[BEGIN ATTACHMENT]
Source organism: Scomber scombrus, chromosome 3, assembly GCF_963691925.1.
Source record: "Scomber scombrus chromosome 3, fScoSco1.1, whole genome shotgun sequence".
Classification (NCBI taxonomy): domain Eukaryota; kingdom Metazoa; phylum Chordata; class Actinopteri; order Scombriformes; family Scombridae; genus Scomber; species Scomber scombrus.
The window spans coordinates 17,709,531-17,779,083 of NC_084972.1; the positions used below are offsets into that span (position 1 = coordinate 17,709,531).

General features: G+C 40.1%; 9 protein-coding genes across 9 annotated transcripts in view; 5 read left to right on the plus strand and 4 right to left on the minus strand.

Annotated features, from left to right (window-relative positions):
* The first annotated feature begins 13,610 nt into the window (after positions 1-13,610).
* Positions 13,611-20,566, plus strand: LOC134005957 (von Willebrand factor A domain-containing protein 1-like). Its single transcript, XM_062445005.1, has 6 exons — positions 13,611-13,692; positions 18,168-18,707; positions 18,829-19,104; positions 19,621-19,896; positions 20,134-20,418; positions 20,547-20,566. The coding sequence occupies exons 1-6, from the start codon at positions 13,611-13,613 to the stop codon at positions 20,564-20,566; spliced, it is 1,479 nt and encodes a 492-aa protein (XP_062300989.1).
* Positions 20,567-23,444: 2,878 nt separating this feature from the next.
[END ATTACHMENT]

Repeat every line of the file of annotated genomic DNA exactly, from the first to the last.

Source organism: Scomber scombrus, chromosome 3, assembly GCF_963691925.1.
Source record: "Scomber scombrus chromosome 3, fScoSco1.1, whole genome shotgun sequence".
Classification (NCBI taxonomy): domain Eukaryota; kingdom Metazoa; phylum Chordata; class Actinopteri; order Scombriformes; family Scombridae; genus Scomber; species Scomber scombrus.
The window spans coordinates 17,709,531-17,779,083 of NC_084972.1; the positions used below are offsets into that span (position 1 = coordinate 17,709,531).

General features: G+C 40.1%; 9 protein-coding genes across 9 annotated transcripts in view; 5 read left to right on the plus strand and 4 right to left on the minus strand.

Annotated features, from left to right (window-relative positions):
* The first annotated feature begins 13,610 nt into the window (after positions 1-13,610).
* Positions 13,611-20,566, plus strand: LOC134005957 (von Willebrand factor A domain-containing protein 1-like). Its single transcript, XM_062445005.1, has 6 exons — positions 13,611-13,692; positions 18,168-18,707; positions 18,829-19,104; positions 19,621-19,896; positions 20,134-20,418; positions 20,547-20,566. The coding sequence occupies exons 1-6, from the start codon at positions 13,611-13,613 to the stop codon at positions 20,564-20,566; spliced, it is 1,479 nt and encodes a 492-aa protein (XP_062300989.1).
* Positions 20,567-23,444: 2,878 nt separating this feature from the next.